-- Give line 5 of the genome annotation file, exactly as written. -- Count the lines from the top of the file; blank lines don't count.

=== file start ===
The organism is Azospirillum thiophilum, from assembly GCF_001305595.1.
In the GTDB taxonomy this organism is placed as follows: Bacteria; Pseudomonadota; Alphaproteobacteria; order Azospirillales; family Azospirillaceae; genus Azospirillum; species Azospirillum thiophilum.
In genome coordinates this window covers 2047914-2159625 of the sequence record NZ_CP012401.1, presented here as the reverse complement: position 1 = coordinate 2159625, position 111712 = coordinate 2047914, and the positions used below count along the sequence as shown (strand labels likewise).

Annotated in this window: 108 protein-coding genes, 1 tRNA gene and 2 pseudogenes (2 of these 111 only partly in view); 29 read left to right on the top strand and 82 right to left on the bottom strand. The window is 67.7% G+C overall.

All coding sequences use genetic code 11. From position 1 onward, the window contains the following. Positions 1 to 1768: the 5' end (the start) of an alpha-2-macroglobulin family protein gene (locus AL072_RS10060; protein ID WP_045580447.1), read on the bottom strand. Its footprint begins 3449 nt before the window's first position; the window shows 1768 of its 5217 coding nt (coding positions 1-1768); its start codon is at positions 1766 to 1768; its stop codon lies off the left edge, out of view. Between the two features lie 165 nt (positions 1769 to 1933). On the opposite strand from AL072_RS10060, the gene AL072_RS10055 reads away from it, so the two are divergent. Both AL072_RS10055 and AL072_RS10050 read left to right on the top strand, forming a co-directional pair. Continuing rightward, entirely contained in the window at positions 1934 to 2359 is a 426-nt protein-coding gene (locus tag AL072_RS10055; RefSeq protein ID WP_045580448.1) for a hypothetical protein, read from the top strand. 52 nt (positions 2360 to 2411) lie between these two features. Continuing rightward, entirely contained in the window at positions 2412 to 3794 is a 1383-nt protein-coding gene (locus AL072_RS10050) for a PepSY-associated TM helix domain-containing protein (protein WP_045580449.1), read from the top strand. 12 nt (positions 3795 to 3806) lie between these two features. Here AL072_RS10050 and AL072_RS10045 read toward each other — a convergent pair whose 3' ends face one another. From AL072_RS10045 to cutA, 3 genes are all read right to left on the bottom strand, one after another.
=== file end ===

All coding sequences use genetic code 11. From position 1 onward, the window contains the following. Positions 1 to 1768: the 5' end (the start) of an alpha-2-macroglobulin family protein gene (locus AL072_RS10060; protein ID WP_045580447.1), read on the bottom strand. Its footprint begins 3449 nt before the window's first position; the window shows 1768 of its 5217 coding nt (coding positions 1-1768); its start codon is at positions 1766 to 1768; its stop codon lies off the left edge, out of view. Between the two features lie 165 nt (positions 1769 to 1933). On the opposite strand from AL072_RS10060, the gene AL072_RS10055 reads away from it, so the two are divergent. Both AL072_RS10055 and AL072_RS10050 read left to right on the top strand, forming a co-directional pair. Continuing rightward, entirely contained in the window at positions 1934 to 2359 is a 426-nt protein-coding gene (locus tag AL072_RS10055; RefSeq protein ID WP_045580448.1) for a hypothetical protein, read from the top strand. 52 nt (positions 2360 to 2411) lie between these two features. Continuing rightward, entirely contained in the window at positions 2412 to 3794 is a 1383-nt protein-coding gene (locus AL072_RS10050) for a PepSY-associated TM helix domain-containing protein (protein WP_045580449.1), read from the top strand. 12 nt (positions 3795 to 3806) lie between these two features. Here AL072_RS10050 and AL072_RS10045 read toward each other — a convergent pair whose 3' ends face one another. From AL072_RS10045 to cutA, 3 genes are all read right to left on the bottom strand, one after another.